The flames that consumed us this Chanukah have all burned out. Yet even as we try to hang on to the warmth of the holiday, our spirit is dampened knowing that Israel is left picking up the charred remains of the wildfires that cut a fierce path of destruction in the north of the country.
Amid the despair, Israeli society is engaged in a lot of soul-searching, trying to understand how the country could have been so woefully unequipped to combat such a blaze.
While the authorities there investigate and hopefully work to remedy the shortfall of firefighting equipment and personnel, we have a different role to play.
Just as American Jews have rallied to help Israel in times of war and mass absorption of new immigrants, Israel needs us again.
The victims of this worst natural disaster in Israel's history are many. Saddest, of course, was the tragic deaths of 42 individuals, most of whom were prison-guard cadets trapped in a bus on their way to help evacuate a prison threatened by the blaze.
Two firefighters who rushed to rescue the guards and a 16-year-old volunteer, Elad Riven, also were killed. The rushing fires — apparently ignited by a careless youth rather than arsonists, as initially suspected — didn't distinguish among victims; Jews, Muslims and Druze all lost lives. Among the dead was Ahuva Tomer, the female chief of Haifa's police force, who bravely led a failed attempt to rescue the busload of cadets.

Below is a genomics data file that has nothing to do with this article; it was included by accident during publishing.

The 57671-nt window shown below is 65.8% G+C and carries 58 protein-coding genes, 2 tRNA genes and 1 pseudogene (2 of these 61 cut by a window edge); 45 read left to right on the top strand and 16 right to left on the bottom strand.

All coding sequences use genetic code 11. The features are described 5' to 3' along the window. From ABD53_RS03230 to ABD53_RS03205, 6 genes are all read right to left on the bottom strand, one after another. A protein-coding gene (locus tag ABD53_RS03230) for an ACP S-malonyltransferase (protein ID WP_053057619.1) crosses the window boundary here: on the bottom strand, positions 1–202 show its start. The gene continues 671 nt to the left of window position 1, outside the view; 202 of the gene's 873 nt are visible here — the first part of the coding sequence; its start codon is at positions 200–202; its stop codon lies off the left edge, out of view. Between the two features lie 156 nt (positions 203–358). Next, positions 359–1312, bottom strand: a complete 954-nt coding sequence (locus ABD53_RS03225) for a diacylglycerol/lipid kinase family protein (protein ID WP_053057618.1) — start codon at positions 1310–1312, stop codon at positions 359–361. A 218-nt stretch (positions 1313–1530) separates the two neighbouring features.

Also counted among the victims are the thousands who were left homeless and the stretches of scorched earth amid the once-verdant northern part of the country.
Damage estimates range as high as $75 million, and dozens of American Jewish organizations have opened emergency fundraising mailboxes. (For a partial list, see Page 20.)
The Jewish National Fund, which has been responsible for the forestation of the country, certainly has its work cut out for it.
With some 12,000 acres scorched and an estimated 5 million trees burned, the JNF has launched a $10 million campaign to be split between reforestation and other causes, such as rebuilding tourism.
Also reaching out for international assistance is the Yemin Orde youth village, home to more than 500 immigrant, disadvantaged and at-risk youth, including many orphans and Ethiopians.
The village outside Haifa has special ties to the Philadelphia area. Just last month, a youth choir from there performed at several venues here, including the Perelman Jewish Day School. Little did the visiting teenagers know that soon after their fundraising tour to the United States, they would be forced to flee their home, much of it badly damaged by the conflagration.
Israel is no longer the poor nation it once was, but that doesn't mean that when disaster strikes, we shouldn't be there to help. It's what helps keep the good kind of flame burning strong.